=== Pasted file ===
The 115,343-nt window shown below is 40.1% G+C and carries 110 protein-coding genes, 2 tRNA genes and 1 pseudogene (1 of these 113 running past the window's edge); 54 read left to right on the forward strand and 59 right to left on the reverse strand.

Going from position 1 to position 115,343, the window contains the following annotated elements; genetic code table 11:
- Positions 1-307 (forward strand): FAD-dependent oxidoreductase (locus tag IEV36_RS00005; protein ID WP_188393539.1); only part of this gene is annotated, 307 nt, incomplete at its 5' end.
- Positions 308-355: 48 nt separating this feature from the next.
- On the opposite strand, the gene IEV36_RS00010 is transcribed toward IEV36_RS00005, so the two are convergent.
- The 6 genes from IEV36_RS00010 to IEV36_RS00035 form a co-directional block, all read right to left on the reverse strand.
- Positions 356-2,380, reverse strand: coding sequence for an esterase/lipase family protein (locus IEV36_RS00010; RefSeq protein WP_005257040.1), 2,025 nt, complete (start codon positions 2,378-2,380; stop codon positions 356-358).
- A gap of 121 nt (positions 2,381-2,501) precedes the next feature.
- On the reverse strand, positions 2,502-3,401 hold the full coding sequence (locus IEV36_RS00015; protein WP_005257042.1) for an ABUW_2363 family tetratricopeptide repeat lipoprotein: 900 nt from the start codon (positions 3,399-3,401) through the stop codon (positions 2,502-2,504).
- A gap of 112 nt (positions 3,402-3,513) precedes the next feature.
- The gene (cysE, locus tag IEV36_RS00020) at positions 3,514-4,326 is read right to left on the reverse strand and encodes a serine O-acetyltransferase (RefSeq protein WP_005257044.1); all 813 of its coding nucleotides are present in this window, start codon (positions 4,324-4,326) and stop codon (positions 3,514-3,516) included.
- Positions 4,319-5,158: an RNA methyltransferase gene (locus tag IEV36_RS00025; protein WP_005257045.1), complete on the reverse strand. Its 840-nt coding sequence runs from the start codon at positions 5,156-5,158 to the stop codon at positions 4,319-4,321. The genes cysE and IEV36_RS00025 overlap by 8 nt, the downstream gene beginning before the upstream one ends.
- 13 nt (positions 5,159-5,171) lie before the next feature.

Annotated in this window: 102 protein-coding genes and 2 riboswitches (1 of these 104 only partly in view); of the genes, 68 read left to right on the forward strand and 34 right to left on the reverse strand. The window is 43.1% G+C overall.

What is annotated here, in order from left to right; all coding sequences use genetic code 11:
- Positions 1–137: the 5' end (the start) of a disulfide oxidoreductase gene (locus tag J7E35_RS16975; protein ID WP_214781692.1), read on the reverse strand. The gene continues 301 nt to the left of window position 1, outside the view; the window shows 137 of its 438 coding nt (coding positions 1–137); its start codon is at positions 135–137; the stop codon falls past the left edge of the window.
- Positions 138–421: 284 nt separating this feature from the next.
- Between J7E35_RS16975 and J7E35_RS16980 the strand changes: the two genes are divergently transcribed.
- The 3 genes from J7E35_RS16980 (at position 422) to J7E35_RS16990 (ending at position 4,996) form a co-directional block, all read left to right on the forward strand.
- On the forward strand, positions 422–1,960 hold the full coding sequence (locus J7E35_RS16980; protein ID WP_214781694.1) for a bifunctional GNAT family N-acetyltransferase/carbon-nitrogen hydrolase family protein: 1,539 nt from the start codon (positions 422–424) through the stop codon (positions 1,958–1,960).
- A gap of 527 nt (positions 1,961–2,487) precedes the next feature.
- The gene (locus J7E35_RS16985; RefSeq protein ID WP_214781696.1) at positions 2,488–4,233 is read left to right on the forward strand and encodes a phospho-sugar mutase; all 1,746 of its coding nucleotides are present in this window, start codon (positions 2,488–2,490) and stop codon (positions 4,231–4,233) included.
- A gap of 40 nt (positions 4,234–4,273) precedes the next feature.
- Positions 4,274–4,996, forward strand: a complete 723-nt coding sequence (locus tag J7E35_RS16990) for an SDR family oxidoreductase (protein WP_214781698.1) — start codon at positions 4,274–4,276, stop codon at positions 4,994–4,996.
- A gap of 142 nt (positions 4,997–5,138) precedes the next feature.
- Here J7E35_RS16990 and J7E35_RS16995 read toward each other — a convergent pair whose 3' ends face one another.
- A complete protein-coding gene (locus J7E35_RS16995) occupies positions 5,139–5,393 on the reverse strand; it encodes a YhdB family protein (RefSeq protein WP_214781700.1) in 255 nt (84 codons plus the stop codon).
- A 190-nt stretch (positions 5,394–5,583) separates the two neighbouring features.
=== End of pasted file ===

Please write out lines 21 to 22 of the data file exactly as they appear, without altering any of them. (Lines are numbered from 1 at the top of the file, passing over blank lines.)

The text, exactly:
- A gap of 527 nt (positions 1,961–2,487) precedes the next feature.
- The gene (locus J7E35_RS16985; RefSeq protein ID WP_214781696.1) at positions 2,488–4,233 is read left to right on the forward strand and encodes a phospho-sugar mutase; all 1,746 of its coding nucleotides are present in this window, start codon (positions 2,488–2,490) and stop codon (positions 4,231–4,233) included.